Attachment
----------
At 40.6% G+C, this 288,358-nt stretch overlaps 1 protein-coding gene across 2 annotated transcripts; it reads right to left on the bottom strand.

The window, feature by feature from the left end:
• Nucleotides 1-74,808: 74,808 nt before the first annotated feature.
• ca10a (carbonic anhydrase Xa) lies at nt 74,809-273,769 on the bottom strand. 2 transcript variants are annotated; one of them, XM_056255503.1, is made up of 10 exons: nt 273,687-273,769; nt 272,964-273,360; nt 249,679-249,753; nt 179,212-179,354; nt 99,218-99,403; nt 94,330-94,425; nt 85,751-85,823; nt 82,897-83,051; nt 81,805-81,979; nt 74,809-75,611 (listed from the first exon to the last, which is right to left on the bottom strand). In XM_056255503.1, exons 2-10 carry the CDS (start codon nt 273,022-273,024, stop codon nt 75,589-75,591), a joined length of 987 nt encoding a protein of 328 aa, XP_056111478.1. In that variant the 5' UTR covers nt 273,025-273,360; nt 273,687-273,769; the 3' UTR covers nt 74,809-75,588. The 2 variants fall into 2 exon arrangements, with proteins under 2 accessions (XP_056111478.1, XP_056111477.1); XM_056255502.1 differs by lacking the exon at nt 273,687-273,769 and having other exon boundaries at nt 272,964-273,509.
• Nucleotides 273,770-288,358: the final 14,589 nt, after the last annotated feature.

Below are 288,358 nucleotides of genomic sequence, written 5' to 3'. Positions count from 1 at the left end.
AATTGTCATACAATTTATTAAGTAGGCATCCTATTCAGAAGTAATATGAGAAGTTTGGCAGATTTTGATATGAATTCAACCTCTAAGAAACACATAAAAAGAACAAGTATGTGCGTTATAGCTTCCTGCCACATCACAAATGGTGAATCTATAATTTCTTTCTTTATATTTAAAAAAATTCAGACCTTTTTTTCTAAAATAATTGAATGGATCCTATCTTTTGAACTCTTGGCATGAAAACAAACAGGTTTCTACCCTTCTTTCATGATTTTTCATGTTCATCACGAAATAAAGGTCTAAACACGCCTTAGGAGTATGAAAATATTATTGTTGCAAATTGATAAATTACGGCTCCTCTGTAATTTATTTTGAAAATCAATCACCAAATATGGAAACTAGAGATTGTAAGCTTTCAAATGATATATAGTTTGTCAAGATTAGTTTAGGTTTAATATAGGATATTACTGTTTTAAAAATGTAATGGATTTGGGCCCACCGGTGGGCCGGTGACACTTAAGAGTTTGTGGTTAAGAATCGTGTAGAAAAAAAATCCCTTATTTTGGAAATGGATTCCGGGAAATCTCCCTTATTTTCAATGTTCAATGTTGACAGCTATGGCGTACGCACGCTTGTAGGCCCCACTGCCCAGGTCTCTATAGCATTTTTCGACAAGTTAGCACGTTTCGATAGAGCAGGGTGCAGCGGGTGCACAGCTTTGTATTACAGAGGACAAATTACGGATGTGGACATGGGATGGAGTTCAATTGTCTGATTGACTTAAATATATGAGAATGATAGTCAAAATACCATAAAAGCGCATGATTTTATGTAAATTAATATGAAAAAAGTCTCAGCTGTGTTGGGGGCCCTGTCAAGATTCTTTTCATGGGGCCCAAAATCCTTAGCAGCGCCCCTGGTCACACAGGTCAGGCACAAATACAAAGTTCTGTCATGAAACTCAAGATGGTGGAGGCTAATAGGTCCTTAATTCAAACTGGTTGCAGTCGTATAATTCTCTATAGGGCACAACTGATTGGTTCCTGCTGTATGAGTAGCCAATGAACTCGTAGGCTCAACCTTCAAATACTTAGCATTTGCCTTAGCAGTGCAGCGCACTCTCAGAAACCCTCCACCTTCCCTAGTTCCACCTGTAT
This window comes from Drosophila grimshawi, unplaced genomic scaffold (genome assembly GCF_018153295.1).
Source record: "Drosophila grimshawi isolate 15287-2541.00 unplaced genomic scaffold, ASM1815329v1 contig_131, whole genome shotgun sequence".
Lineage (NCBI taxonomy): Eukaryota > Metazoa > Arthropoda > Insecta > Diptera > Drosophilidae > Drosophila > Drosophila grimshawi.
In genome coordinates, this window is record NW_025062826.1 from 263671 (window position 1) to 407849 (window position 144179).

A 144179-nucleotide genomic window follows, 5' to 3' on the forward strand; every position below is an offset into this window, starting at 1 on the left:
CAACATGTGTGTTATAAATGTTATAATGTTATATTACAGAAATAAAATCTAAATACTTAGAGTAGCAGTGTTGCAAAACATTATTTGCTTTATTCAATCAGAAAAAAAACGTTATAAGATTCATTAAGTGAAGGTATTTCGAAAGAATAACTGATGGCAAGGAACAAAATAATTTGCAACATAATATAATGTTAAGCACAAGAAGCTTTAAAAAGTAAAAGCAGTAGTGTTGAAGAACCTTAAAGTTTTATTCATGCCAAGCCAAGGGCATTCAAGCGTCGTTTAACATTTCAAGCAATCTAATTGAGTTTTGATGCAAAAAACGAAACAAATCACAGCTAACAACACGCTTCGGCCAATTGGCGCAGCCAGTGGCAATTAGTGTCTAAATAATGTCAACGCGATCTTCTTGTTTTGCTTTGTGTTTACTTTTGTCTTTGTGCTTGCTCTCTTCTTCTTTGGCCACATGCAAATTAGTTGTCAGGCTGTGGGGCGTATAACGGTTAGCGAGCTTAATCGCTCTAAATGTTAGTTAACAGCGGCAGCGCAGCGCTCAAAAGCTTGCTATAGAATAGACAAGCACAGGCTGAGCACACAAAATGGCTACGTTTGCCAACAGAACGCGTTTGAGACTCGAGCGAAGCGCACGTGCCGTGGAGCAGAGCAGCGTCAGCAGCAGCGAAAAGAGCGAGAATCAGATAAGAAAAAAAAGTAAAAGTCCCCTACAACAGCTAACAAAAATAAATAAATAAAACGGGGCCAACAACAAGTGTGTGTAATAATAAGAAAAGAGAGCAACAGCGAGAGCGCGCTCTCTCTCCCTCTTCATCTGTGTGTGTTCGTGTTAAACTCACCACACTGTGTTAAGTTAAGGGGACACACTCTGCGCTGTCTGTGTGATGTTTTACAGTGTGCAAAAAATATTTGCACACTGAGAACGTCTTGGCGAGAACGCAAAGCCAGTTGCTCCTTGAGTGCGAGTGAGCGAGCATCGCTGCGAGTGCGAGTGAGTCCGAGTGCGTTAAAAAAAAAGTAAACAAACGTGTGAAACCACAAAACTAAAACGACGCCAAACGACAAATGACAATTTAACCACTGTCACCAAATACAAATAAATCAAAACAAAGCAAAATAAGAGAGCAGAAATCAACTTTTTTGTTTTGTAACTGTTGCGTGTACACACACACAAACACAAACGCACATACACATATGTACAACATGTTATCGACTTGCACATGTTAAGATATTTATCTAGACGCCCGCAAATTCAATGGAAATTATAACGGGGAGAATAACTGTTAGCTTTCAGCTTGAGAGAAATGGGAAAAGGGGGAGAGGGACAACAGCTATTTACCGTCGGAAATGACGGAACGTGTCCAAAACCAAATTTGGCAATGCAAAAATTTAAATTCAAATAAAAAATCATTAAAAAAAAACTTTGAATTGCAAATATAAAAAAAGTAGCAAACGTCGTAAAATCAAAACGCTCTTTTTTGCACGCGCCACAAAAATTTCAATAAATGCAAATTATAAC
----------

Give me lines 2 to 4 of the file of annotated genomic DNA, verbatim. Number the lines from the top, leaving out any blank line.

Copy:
The window, feature by feature from the left end:
• Nucleotides 1-74,808: 74,808 nt before the first annotated feature.
• ca10a (carbonic anhydrase Xa) lies at nt 74,809-273,769 on the bottom strand. 2 transcript variants are annotated; one of them, XM_056255503.1, is made up of 10 exons: nt 273,687-273,769; nt 272,964-273,360; nt 249,679-249,753; nt 179,212-179,354; nt 99,218-99,403; nt 94,330-94,425; nt 85,751-85,823; nt 82,897-83,051; nt 81,805-81,979; nt 74,809-75,611 (listed from the first exon to the last, which is right to left on the bottom strand). In XM_056255503.1, exons 2-10 carry the CDS (start codon nt 273,022-273,024, stop codon nt 75,589-75,591), a joined length of 987 nt encoding a protein of 328 aa, XP_056111478.1. In that variant the 5' UTR covers nt 273,025-273,360; nt 273,687-273,769; the 3' UTR covers nt 74,809-75,588. The 2 variants fall into 2 exon arrangements, with proteins under 2 accessions (XP_056111478.1, XP_056111477.1); XM_056255502.1 differs by lacking the exon at nt 273,687-273,769 and having other exon boundaries at nt 272,964-273,509.